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1. A sweet crystalline or powdered substance, white when pure, consisting of sucrose obtained mainly from sugarcane and sugar beets and used in many foods, drinks, and medicines to improve their taste. Also called table sugar.
2. Any of a class of water-soluble crystalline carbohydrates, including sucrose and lactose, having a characteristically sweet taste and classified as monosaccharides, disaccharides, and trisaccharides.
3. A unit, such as a lump or cube, in which sugar is dispensed or taken.
4. Slang Sweetheart. Used as a term of endearment.
v. sug·ared, sug·ar·ing, sug·ars
1. To coat, cover, or sweeten with sugar.
2. To make less distasteful or more appealing.
1. To form sugar.
2. To form granules; granulate.
3. To make sugar or syrup from sugar maple sap. Often used with off.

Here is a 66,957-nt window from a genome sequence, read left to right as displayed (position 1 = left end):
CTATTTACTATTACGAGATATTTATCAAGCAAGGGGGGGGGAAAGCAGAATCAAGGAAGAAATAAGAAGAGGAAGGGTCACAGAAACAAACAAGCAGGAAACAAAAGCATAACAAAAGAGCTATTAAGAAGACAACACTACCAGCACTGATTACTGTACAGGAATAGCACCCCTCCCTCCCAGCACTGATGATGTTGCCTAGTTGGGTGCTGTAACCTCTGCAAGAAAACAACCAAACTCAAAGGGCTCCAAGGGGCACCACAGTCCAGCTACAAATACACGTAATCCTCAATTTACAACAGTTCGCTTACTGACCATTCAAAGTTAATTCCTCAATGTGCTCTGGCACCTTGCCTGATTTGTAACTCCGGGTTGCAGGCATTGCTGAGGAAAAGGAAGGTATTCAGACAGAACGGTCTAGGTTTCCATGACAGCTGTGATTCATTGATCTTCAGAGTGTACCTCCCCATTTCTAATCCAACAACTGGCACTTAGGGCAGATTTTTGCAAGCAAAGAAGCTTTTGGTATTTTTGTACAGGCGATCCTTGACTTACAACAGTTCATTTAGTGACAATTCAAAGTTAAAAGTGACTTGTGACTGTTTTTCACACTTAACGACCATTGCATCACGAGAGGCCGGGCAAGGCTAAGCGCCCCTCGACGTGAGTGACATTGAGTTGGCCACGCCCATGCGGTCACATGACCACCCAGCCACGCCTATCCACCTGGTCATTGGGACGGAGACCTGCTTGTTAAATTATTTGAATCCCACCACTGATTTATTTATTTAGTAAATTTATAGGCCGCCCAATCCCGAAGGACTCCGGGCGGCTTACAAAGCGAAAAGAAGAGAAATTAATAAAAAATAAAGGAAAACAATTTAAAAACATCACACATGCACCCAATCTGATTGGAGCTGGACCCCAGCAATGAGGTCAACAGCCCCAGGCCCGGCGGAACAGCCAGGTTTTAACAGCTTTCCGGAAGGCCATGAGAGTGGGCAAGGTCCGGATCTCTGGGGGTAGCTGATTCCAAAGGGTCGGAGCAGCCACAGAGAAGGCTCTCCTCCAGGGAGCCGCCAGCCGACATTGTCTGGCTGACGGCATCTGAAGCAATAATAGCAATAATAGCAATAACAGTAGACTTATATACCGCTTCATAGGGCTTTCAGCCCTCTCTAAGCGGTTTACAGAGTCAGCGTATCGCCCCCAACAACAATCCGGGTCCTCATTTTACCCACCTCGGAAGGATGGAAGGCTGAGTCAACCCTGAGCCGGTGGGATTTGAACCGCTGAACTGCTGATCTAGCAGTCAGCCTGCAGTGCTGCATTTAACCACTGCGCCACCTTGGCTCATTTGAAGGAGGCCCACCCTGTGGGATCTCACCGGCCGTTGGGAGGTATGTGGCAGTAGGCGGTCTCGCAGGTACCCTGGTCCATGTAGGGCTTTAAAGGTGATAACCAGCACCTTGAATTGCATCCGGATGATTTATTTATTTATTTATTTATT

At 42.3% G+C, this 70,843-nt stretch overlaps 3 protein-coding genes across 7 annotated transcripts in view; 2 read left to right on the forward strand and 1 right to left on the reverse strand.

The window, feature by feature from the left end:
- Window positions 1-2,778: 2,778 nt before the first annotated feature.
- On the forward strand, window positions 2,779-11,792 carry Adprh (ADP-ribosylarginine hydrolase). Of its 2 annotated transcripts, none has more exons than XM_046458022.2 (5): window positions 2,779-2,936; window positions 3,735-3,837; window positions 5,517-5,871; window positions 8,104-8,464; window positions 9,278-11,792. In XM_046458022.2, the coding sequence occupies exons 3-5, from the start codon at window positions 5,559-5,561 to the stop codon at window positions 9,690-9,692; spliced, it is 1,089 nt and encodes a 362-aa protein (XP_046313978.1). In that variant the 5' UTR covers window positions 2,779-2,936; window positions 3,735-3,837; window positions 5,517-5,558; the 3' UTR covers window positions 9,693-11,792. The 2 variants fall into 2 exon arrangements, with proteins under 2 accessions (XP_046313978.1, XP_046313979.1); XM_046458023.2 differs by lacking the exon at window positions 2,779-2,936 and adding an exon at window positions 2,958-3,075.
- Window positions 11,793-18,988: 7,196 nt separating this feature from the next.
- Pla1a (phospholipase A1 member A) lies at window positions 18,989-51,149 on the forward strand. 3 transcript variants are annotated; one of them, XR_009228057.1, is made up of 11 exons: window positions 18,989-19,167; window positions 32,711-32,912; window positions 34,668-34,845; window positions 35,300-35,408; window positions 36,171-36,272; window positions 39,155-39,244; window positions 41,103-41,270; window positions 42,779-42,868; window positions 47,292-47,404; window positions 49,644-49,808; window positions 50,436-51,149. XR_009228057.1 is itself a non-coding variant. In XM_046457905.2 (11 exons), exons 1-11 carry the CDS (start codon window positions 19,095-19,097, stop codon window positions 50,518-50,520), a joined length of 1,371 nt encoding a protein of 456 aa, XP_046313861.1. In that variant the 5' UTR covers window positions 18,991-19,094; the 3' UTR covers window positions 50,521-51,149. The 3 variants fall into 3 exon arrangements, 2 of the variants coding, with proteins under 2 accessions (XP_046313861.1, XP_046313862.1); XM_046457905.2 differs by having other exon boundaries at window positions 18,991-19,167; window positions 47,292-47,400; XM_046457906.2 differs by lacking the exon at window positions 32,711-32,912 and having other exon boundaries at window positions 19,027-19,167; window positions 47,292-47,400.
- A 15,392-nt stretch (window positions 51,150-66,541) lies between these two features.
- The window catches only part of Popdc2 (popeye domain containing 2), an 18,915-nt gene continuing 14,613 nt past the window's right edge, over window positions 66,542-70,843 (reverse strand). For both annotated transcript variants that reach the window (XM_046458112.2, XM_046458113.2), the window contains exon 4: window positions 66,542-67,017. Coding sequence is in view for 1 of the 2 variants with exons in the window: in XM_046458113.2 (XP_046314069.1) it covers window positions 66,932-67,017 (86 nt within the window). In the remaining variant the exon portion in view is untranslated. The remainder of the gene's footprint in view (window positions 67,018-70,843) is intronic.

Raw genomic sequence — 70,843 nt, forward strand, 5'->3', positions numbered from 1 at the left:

[Middle English sugre, from Old French sukere, from Medieval Latin succārum, from Old Italian zucchero, from Arabic sukkar, from Persian shakar, from Sanskrit śarkarā, grit, ground sugar.]

sug′ar·er n.
American Heritage® Dictionary of the English Language, Fifth Edition. Copyright © 2016 by Houghton Mifflin Harcourt Publishing Company. Published by Houghton Mifflin Harcourt Publishing Company. All rights reserved.


(Hairdressing & Grooming) a method of removing unwanted body hair, whereby a thick viscous paste of sugar and water is applied to the hair, allowed to thicken, and then removed sharply, pulling the hairs out by their roots
Collins English Dictionary – Complete and Unabridged, 12th Edition 2014 © HarperCollins Publishers 1991, 1994, 1998, 2000, 2003, 2006, 2007, 2009, 2011, 2014
References in periodicals archive ?
Many years ago we discovered the perfect solution to "cabin fever" right in our own woodlot: sugaring.
Sugaring, or the process of making maple syrup, was the only source of sugar for native Americans and early New Englanders.
The sugar maple made its mark in the Northeast in the 1600s when the first settlers learned the art of maple sugaring from Native Americans.